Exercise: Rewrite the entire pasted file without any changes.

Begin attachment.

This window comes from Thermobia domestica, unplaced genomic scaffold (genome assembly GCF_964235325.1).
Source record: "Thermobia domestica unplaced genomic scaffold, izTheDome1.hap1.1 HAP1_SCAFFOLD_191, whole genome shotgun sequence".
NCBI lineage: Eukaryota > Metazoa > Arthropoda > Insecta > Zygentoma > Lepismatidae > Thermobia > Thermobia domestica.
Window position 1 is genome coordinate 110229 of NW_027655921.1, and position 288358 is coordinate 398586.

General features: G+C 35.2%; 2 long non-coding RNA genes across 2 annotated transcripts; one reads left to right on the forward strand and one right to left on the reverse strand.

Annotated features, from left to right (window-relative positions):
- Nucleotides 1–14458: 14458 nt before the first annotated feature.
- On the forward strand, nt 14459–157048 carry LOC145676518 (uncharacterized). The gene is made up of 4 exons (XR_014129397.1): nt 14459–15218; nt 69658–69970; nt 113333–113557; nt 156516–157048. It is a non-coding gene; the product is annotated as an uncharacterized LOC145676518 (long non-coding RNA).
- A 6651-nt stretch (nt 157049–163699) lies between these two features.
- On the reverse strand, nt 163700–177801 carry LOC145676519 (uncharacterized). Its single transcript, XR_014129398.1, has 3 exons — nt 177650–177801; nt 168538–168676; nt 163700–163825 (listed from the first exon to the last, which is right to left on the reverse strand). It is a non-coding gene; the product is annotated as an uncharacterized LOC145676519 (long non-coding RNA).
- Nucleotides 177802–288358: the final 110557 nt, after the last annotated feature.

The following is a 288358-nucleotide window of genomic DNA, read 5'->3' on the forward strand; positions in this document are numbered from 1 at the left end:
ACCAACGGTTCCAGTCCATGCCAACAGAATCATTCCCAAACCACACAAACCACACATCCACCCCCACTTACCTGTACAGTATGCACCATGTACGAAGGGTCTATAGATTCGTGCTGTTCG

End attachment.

This window comes from Thermobia domestica, unplaced genomic scaffold (genome assembly GCF_964235325.1).
Source record: "Thermobia domestica unplaced genomic scaffold, izTheDome1.hap1.1 HAP1_SCAFFOLD_191, whole genome shotgun sequence".
NCBI lineage: Eukaryota > Metazoa > Arthropoda > Insecta > Zygentoma > Lepismatidae > Thermobia > Thermobia domestica.
Window position 1 is genome coordinate 110229 of NW_027655921.1, and position 288358 is coordinate 398586.

General features: G+C 35.2%; 2 long non-coding RNA genes across 2 annotated transcripts; one reads left to right on the forward strand and one right to left on the reverse strand.

Annotated features, from left to right (window-relative positions):
- Nucleotides 1–14458: 14458 nt before the first annotated feature.
- On the forward strand, nt 14459–157048 carry LOC145676518 (uncharacterized). The gene is made up of 4 exons (XR_014129397.1): nt 14459–15218; nt 69658–69970; nt 113333–113557; nt 156516–157048. It is a non-coding gene; the product is annotated as an uncharacterized LOC145676518 (long non-coding RNA).
- A 6651-nt stretch (nt 157049–163699) lies between these two features.
- On the reverse strand, nt 163700–177801 carry LOC145676519 (uncharacterized). Its single transcript, XR_014129398.1, has 3 exons — nt 177650–177801; nt 168538–168676; nt 163700–163825 (listed from the first exon to the last, which is right to left on the reverse strand). It is a non-coding gene; the product is annotated as an uncharacterized LOC145676519 (long non-coding RNA).
- Nucleotides 177802–288358: the final 110557 nt, after the last annotated feature.

The following is a 288358-nucleotide window of genomic DNA, read 5'->3' on the forward strand; positions in this document are numbered from 1 at the left end:
ACCAACGGTTCCAGTCCATGCCAACAGAATCATTCCCAAACCACACAAACCACACATCCACCCCCACTTACCTGTACAGTATGCACCATGTACGAAGGGTCTATAGATTCGTGCTGTTCG